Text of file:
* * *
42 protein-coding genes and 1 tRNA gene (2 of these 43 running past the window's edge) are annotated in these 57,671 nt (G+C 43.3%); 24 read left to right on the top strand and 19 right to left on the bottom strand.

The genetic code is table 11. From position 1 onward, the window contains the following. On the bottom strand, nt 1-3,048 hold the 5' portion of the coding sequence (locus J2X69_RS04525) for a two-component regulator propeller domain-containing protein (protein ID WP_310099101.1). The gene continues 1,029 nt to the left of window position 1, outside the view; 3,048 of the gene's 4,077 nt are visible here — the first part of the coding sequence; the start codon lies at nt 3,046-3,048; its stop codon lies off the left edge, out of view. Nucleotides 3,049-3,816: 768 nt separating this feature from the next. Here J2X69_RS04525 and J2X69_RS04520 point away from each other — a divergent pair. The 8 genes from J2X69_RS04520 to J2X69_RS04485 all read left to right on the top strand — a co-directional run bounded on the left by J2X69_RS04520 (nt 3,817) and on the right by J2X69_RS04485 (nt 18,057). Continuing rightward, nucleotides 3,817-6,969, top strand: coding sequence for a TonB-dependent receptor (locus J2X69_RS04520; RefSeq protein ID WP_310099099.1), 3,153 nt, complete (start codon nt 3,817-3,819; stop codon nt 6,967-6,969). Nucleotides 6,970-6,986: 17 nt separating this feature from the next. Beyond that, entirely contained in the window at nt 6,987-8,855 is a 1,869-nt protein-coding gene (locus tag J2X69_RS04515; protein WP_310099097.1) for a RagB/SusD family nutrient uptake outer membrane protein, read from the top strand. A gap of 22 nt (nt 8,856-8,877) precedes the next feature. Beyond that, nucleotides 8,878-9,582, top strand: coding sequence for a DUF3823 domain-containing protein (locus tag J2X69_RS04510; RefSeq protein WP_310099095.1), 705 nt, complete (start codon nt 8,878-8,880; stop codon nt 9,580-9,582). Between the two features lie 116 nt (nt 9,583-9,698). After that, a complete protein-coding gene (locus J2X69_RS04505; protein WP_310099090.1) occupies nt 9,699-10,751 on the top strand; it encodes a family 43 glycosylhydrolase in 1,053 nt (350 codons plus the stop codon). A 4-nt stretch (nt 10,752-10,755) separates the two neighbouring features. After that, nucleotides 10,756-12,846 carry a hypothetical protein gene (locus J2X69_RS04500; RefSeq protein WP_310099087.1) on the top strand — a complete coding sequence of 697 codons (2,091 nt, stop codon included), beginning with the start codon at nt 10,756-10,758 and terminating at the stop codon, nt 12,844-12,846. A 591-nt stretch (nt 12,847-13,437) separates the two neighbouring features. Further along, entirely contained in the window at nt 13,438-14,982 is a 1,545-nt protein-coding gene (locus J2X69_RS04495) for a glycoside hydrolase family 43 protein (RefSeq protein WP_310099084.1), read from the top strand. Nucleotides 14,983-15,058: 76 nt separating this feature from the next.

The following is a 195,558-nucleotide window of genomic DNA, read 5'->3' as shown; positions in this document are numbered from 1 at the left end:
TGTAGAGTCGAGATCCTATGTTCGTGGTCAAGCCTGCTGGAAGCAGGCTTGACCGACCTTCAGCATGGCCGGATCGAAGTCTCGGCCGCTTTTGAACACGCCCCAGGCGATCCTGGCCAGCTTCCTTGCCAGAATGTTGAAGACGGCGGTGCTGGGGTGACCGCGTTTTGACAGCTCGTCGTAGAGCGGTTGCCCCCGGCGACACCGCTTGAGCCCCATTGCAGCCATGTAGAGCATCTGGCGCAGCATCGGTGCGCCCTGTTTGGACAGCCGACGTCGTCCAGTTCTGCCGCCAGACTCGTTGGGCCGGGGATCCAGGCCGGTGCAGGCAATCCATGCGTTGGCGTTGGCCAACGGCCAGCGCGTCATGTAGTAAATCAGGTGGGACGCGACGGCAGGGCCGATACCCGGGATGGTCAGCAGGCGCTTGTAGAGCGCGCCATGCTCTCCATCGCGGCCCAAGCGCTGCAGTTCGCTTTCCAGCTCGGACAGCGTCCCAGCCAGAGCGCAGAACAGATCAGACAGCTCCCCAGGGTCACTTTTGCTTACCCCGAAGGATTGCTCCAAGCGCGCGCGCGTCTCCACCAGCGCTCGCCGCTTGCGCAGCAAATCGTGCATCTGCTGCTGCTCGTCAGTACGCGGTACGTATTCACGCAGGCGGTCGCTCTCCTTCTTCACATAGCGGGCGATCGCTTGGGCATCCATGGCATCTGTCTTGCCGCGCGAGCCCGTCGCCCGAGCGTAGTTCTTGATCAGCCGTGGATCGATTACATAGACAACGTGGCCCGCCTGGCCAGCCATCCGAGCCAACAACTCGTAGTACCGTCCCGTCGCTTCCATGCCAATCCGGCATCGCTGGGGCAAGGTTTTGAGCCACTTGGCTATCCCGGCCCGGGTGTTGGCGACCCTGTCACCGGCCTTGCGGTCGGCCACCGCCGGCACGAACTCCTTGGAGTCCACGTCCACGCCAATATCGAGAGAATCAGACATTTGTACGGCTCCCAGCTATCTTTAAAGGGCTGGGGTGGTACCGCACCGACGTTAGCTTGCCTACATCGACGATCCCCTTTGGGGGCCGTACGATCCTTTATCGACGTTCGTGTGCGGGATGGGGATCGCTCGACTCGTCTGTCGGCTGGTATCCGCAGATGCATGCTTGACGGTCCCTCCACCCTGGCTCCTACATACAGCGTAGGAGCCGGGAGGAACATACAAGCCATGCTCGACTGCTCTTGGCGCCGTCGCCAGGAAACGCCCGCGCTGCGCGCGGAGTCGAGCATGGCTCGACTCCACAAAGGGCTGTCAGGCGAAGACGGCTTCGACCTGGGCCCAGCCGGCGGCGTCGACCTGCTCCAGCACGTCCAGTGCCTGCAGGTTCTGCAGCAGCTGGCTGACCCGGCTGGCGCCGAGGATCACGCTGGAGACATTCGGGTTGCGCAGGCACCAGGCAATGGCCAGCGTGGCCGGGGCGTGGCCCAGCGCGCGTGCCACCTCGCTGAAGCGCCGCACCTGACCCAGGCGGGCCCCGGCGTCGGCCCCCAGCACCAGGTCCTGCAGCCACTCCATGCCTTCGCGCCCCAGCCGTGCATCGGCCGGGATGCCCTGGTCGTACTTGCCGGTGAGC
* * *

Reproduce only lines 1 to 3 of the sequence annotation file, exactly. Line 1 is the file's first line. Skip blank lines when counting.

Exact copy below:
42 protein-coding genes and 1 tRNA gene (2 of these 43 running past the window's edge) are annotated in these 57,671 nt (G+C 43.3%); 24 read left to right on the top strand and 19 right to left on the bottom strand.

The genetic code is table 11. From position 1 onward, the window contains the following. On the bottom strand, nt 1-3,048 hold the 5' portion of the coding sequence (locus J2X69_RS04525) for a two-component regulator propeller domain-containing protein (protein ID WP_310099101.1). The gene continues 1,029 nt to the left of window position 1, outside the view; 3,048 of the gene's 4,077 nt are visible here — the first part of the coding sequence; the start codon lies at nt 3,046-3,048; its stop codon lies off the left edge, out of view. Nucleotides 3,049-3,816: 768 nt separating this feature from the next. Here J2X69_RS04525 and J2X69_RS04520 point away from each other — a divergent pair. The 8 genes from J2X69_RS04520 to J2X69_RS04485 all read left to right on the top strand — a co-directional run bounded on the left by J2X69_RS04520 (nt 3,817) and on the right by J2X69_RS04485 (nt 18,057). Continuing rightward, nucleotides 3,817-6,969, top strand: coding sequence for a TonB-dependent receptor (locus J2X69_RS04520; RefSeq protein ID WP_310099099.1), 3,153 nt, complete (start codon nt 3,817-3,819; stop codon nt 6,967-6,969). Nucleotides 6,970-6,986: 17 nt separating this feature from the next. Beyond that, entirely contained in the window at nt 6,987-8,855 is a 1,869-nt protein-coding gene (locus tag J2X69_RS04515; protein WP_310099097.1) for a RagB/SusD family nutrient uptake outer membrane protein, read from the top strand. A gap of 22 nt (nt 8,856-8,877) precedes the next feature. Beyond that, nucleotides 8,878-9,582, top strand: coding sequence for a DUF3823 domain-containing protein (locus tag J2X69_RS04510; RefSeq protein WP_310099095.1), 705 nt, complete (start codon nt 8,878-8,880; stop codon nt 9,580-9,582). Between the two features lie 116 nt (nt 9,583-9,698). After that, a complete protein-coding gene (locus J2X69_RS04505; protein WP_310099090.1) occupies nt 9,699-10,751 on the top strand; it encodes a family 43 glycosylhydrolase in 1,053 nt (350 codons plus the stop codon). A 4-nt stretch (nt 10,752-10,755) separates the two neighbouring features. After that, nucleotides 10,756-12,846 carry a hypothetical protein gene (locus J2X69_RS04500; RefSeq protein WP_310099087.1) on the top strand — a complete coding sequence of 697 codons (2,091 nt, stop codon included), beginning with the start codon at nt 10,756-10,758 and terminating at the stop codon, nt 12,844-12,846. A 591-nt stretch (nt 12,847-13,437) separates the two neighbouring features. Further along, entirely contained in the window at nt 13,438-14,982 is a 1,545-nt protein-coding gene (locus J2X69_RS04495) for a glycoside hydrolase family 43 protein (RefSeq protein WP_310099084.1), read from the top strand. Nucleotides 14,983-15,058: 76 nt separating this feature from the next.

The following is a 195,558-nucleotide window of genomic DNA, read 5'->3' as shown; positions in this document are numbered from 1 at the left end: